There is also a lot of weird racial and cultural baggage sitting around that colors coverage of all Latin players, and Puig coverage has been colored by this more than just about anyone’s. Remember, playing the game the right way is a subjective undertaking. So much of the Puig outrage in the public sphere has revolved around the nonsense that comes with thinking that, say, The Cardinal Way is the only right way to play. The Dodgers, for their part, don’t agree that playing the game the Puig way is a bad thing. At least on the field.

    So, what to make of Puig’s testy relationship with teammates? Well, it’s not good. It’s never a good thing when players don’t get along in the clubhouse. But the fact that a guy’s teammates don’t get along for him is not the be-all, end-all of our assessment of a guy. The rundown:
    • Whether players get along with one another matters to players because it makes their life and job harder. No one likes to have a jerk co-worker. A player’s jerkiness also matters to the press, as they have to try to get quotes from him.
    • We, as fans, are perfectly capable of enjoying and even loving the play of a guy even if he annoys his teammates and the press. We really can. It should affect our enjoyment of him very, very little, assuming his behavior is not such that it reveals him to be a really bad person in an absolute sense. Short of that, someone tell me why I should care if Bill Plaschke or Justin Turner have a harder day at the office because of Yasiel Puig. They don’t have to work with Gleeman or that jackass in the cubicle next to yours who clips his nails and hums along to Maroon 5 songs and I don’t see them wringing their hands over it.
    • Players like their routines and their harmony and a certain vibe in the clubhouse. But we are too quick, I think, to defer to players’ opinions about such things and to think that it matters for us as fans. Huston Street thinks his career will end if his role changes. Players have almost come to blows over music on a boombox. They also haze each other in dumb ways and look askance at players who are perceived as intellectuals and make a big point about how we, as non-players couldn’t possibly understand what is important to players. I’m fine to take them at their word on that, but I would hope that they as players would admit they don’t understand what it’s like to be just a fan and that I don’t have to care about the things they care about in order to enjoy baseball. Even if the media, oh so often, identifies with the players’ side of such matters, likely because of some weird combination of beng in the clubhouse themselves, relying on them for information and a strain of Stockholm Syndrome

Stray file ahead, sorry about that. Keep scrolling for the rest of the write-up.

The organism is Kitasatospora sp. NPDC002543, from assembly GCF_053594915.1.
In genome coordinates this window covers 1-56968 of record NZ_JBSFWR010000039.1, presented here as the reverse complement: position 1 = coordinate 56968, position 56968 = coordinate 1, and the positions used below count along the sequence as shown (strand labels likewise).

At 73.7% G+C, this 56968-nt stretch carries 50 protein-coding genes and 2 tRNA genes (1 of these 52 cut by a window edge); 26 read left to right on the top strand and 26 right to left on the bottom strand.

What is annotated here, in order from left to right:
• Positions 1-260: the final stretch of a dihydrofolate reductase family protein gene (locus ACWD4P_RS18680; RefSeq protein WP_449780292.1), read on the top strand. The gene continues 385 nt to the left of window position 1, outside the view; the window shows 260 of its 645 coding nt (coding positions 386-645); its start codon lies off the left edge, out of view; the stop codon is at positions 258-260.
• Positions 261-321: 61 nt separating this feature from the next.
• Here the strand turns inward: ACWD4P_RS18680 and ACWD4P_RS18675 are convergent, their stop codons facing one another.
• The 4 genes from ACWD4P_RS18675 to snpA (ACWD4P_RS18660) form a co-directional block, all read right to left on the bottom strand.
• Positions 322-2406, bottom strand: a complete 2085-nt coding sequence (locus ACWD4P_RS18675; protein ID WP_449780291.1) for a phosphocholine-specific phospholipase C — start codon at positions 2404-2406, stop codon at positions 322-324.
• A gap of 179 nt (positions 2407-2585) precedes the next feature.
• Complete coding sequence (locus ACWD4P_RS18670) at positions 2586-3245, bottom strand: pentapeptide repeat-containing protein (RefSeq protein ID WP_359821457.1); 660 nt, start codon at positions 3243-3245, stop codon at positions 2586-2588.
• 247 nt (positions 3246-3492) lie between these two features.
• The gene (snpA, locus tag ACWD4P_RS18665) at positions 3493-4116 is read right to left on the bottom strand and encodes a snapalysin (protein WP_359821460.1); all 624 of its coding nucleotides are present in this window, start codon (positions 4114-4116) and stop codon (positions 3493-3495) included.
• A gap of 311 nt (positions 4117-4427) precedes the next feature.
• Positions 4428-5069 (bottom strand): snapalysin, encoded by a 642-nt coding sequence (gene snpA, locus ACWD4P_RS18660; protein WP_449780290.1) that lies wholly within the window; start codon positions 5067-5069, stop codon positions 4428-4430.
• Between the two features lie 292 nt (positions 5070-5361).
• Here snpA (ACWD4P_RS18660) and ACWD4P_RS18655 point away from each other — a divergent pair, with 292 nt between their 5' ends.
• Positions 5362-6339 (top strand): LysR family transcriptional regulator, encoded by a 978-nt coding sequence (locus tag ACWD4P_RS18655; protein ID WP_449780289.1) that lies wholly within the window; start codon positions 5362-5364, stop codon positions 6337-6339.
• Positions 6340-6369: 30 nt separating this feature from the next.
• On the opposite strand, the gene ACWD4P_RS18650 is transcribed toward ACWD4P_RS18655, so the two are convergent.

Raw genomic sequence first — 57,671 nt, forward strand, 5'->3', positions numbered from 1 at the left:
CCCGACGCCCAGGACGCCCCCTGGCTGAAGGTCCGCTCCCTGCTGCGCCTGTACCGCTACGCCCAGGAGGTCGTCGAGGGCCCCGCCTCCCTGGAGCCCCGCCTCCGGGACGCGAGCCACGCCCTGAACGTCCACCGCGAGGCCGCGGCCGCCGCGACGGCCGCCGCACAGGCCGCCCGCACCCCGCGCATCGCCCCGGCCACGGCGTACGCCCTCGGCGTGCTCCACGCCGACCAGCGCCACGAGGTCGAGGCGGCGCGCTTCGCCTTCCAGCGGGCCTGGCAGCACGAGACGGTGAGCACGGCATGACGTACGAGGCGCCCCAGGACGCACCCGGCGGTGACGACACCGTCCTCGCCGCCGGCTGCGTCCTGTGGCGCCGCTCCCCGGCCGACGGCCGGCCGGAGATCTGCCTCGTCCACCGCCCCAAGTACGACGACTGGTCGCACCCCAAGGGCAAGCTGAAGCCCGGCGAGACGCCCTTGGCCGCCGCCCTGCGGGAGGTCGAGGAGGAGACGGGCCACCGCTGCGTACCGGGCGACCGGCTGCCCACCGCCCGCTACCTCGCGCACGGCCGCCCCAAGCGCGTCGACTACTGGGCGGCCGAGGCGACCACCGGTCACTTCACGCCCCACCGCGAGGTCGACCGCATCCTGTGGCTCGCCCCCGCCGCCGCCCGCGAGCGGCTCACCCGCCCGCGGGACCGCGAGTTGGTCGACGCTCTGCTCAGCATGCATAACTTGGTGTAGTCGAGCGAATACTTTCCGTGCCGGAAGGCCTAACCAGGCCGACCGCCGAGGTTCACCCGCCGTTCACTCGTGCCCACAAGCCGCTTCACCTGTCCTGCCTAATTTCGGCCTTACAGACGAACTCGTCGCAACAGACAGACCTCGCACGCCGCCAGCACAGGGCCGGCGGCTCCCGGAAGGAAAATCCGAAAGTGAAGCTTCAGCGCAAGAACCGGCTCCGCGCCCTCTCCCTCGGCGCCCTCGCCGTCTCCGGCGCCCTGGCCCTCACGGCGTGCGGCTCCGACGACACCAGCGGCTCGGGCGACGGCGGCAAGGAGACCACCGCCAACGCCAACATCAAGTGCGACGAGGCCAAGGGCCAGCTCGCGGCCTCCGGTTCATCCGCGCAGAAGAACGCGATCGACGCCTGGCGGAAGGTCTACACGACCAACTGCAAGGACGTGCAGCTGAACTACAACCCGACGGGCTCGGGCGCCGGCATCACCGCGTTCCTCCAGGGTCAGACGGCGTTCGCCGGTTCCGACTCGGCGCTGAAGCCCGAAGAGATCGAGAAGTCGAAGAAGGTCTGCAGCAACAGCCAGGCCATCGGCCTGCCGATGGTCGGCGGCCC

• It does matter if the player’s jerkiness is so great that it causes his teammates to play worse. At least if you’re a fan of the Dodgers. Maybe, over the long haul, having to deal with an annoying teammate does make them play worse. For now, though, the value of Puig’s bat, legs and glove has outweighed any negative effect is attitude and personality have on the Dodgers. I say that based on the success the Dodgers have had since he’s arrived, his numbers and, admittedly, our inability to precisely measure how the bad chemistry he creates negatively affects the team. But don’t just take my guesses for it. In Passan’s article itself, the unnamed Dodgers player who said trading Puig would be “addition by subtraction” backtracked later and admitted that Puig is a top three or four talent in baseball and that the idea of trading him is a “Catch-22.” I think any honest Dodgers player would admit that, even with his problems, Puig has helped the Dodgers win more games than he has caused them to lose.
    • There have been a lot of jerks in baseball history. One of the biggest is Reggie Jackson. He led his teams to five World Series titles and six pennants.
    • Puig, for his part, has cut down on the tardiness, the dogging it and other weird behavior, even if he continues to be an annoyance in the clubhouse. Which isn’t to say he’s becoming a better teammate. Maybe he’s not. Maybe he’s growing more complacent as a professional in some ways, being a jerk in ways that are less obvious to the outside world. But if we’re going to slam Puig for stuff, it’s probably worth also noting when he does improve rather than running out the same litany of wrongs whenever he comes up. Passan’s article is fine, but let’s remember: most of it is recounting stuff from a book which covered the 2013-14 time frame. I’d be more interested in hearing how he’s bad for the Dodgers today than how he was bad for them during a 2014 road trip.